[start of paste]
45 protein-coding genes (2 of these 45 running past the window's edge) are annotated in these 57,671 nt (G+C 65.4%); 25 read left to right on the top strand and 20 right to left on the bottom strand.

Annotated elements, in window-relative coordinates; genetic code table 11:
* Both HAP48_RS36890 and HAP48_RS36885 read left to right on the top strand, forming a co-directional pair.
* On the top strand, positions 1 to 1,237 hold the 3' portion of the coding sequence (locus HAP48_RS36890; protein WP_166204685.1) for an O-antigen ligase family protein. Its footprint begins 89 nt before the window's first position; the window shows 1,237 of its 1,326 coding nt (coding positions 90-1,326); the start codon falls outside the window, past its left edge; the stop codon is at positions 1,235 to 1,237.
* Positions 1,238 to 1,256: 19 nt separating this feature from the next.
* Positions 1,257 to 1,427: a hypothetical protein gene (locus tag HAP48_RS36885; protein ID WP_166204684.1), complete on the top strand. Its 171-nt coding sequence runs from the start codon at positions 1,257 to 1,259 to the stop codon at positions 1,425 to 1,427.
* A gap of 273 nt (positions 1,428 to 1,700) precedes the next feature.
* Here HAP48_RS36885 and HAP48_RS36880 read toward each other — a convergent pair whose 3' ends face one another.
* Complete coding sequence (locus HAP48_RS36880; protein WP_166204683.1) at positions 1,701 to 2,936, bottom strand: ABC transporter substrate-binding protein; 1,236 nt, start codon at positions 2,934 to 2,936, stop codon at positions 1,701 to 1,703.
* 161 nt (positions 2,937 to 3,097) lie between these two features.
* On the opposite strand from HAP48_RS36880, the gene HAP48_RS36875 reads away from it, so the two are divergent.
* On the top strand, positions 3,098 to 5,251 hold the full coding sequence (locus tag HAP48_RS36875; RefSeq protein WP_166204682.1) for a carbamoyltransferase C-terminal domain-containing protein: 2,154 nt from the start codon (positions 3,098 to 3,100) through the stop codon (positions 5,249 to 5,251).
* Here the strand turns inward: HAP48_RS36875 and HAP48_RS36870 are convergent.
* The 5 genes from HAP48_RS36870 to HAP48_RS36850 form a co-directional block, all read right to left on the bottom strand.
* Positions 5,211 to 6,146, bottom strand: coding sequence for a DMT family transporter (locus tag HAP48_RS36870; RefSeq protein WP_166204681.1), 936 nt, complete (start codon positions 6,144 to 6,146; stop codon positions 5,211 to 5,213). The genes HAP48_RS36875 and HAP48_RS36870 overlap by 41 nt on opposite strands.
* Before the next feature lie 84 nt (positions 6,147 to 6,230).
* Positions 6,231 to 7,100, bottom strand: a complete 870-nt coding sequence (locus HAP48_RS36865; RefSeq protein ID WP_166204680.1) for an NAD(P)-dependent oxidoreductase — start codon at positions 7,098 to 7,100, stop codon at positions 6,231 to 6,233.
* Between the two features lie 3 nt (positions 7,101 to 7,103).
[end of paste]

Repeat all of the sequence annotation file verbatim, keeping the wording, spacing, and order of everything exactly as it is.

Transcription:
45 protein-coding genes (2 of these 45 running past the window's edge) are annotated in these 57,671 nt (G+C 65.4%); 25 read left to right on the top strand and 20 right to left on the bottom strand.

Annotated elements, in window-relative coordinates; genetic code table 11:
* Both HAP48_RS36890 and HAP48_RS36885 read left to right on the top strand, forming a co-directional pair.
* On the top strand, positions 1 to 1,237 hold the 3' portion of the coding sequence (locus HAP48_RS36890; protein WP_166204685.1) for an O-antigen ligase family protein. Its footprint begins 89 nt before the window's first position; the window shows 1,237 of its 1,326 coding nt (coding positions 90-1,326); the start codon falls outside the window, past its left edge; the stop codon is at positions 1,235 to 1,237.
* Positions 1,238 to 1,256: 19 nt separating this feature from the next.
* Positions 1,257 to 1,427: a hypothetical protein gene (locus tag HAP48_RS36885; protein ID WP_166204684.1), complete on the top strand. Its 171-nt coding sequence runs from the start codon at positions 1,257 to 1,259 to the stop codon at positions 1,425 to 1,427.
* A gap of 273 nt (positions 1,428 to 1,700) precedes the next feature.
* Here HAP48_RS36885 and HAP48_RS36880 read toward each other — a convergent pair whose 3' ends face one another.
* Complete coding sequence (locus HAP48_RS36880; protein WP_166204683.1) at positions 1,701 to 2,936, bottom strand: ABC transporter substrate-binding protein; 1,236 nt, start codon at positions 2,934 to 2,936, stop codon at positions 1,701 to 1,703.
* 161 nt (positions 2,937 to 3,097) lie between these two features.
* On the opposite strand from HAP48_RS36880, the gene HAP48_RS36875 reads away from it, so the two are divergent.
* On the top strand, positions 3,098 to 5,251 hold the full coding sequence (locus tag HAP48_RS36875; RefSeq protein WP_166204682.1) for a carbamoyltransferase C-terminal domain-containing protein: 2,154 nt from the start codon (positions 3,098 to 3,100) through the stop codon (positions 5,249 to 5,251).
* Here the strand turns inward: HAP48_RS36875 and HAP48_RS36870 are convergent.
* The 5 genes from HAP48_RS36870 to HAP48_RS36850 form a co-directional block, all read right to left on the bottom strand.
* Positions 5,211 to 6,146, bottom strand: coding sequence for a DMT family transporter (locus tag HAP48_RS36870; RefSeq protein WP_166204681.1), 936 nt, complete (start codon positions 6,144 to 6,146; stop codon positions 5,211 to 5,213). The genes HAP48_RS36875 and HAP48_RS36870 overlap by 41 nt on opposite strands.
* Before the next feature lie 84 nt (positions 6,147 to 6,230).
* Positions 6,231 to 7,100, bottom strand: a complete 870-nt coding sequence (locus HAP48_RS36865; RefSeq protein ID WP_166204680.1) for an NAD(P)-dependent oxidoreductase — start codon at positions 7,098 to 7,100, stop codon at positions 6,231 to 6,233.
* Between the two features lie 3 nt (positions 7,101 to 7,103).